While not everyone aims to be a part of the Olympic games, there is no reason why some of the training principles cannot apply to most people’s exercise approach and program.
The first and most important takeaway from Olympic athletes is their mindset. The mindset of any Olympic athletes is such that they strive to be the “best” they can be. It may not be possible to be the best in the world at something, however it is still possible to strive to maximise YOUR own potential and aim to achieve YOUR best possible health.
Training in cycles
When it comes to exercise training, athletes structure their program in cycles. This is done for a number of reasons. Firstly it allows the body to continue to develop and progress – whether it be our strength, flexibility, cardiovascular fitness or balance. All of these attributes need variation to continue to improve. Without this variation, the body (and our progress) tends to plateau as our body feels it has the necessary capabilities to deal with the constant level of stress it has been exposed to.
Secondly altering your program into cycles of different exercises and intensities allows the body to recover appropriately. When we exercise, we often develop slight damage to the tissues which then requires the body to start healing and build upon existing strength of these tissues to withstand future stress. Each tissue in our body has a threshold. When this threshold is reached excessive or repeated stress can cause significant damage leading to injury. Regular changes allow us to avoid taking the body beyond this threshold, thereby reducing the risk of injury.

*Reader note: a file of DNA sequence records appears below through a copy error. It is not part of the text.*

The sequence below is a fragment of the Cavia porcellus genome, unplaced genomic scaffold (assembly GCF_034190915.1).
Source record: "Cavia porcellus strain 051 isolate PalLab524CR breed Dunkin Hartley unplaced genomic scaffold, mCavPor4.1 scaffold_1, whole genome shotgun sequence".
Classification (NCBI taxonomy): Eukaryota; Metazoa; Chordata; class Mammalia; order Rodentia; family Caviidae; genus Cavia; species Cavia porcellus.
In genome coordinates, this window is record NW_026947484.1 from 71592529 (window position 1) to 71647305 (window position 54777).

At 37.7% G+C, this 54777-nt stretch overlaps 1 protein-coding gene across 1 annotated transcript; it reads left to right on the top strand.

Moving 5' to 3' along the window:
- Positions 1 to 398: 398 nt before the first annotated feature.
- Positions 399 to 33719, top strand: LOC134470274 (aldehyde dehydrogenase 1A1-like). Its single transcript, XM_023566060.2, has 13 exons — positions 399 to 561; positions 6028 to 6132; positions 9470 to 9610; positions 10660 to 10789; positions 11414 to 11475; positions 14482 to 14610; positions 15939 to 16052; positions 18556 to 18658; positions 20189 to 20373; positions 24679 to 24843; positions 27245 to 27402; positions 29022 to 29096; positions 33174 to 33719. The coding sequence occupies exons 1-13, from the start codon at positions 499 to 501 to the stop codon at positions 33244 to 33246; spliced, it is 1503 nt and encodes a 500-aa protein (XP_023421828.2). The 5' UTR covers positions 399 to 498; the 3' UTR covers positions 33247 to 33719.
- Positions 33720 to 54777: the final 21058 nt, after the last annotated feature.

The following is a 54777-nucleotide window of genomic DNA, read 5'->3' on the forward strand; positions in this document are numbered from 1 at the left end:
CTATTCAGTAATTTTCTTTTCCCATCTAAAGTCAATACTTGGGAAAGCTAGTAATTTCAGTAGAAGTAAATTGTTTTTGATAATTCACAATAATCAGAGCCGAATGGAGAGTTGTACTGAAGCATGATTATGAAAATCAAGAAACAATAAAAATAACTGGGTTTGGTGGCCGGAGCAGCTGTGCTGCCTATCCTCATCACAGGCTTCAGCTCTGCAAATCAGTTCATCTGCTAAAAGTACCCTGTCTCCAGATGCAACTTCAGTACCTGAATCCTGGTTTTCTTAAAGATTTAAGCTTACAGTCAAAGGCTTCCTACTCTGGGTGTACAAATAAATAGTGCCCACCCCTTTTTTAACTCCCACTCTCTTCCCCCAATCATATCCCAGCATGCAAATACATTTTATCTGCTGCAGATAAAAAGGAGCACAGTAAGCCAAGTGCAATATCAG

The final important takeaway from Olympic training programs is the importance of nutrition! Olympic athletes realise that their bodies are a temple, and as such they need to foster their greatest asset by ensuring that they stay well hydrated and eat nutrient rich foods. It is certainly true when they say that we are what we eat. It is important to eat a variety of seasonal fruit and vegetables, and where possible reduce the amount of processed foods we consume. This is complemented by ensuring that you have enough water throughout the day. While it may seem like alot, most people require somewhere between 1.5-2.5L of water everyday for healthy body function.
So while you are watching the Olympics and admiring the incredible talent and skill that the athletes competing display, think about your own journey to become the best that you can and how you can implement some of their training methods to help you along that journey.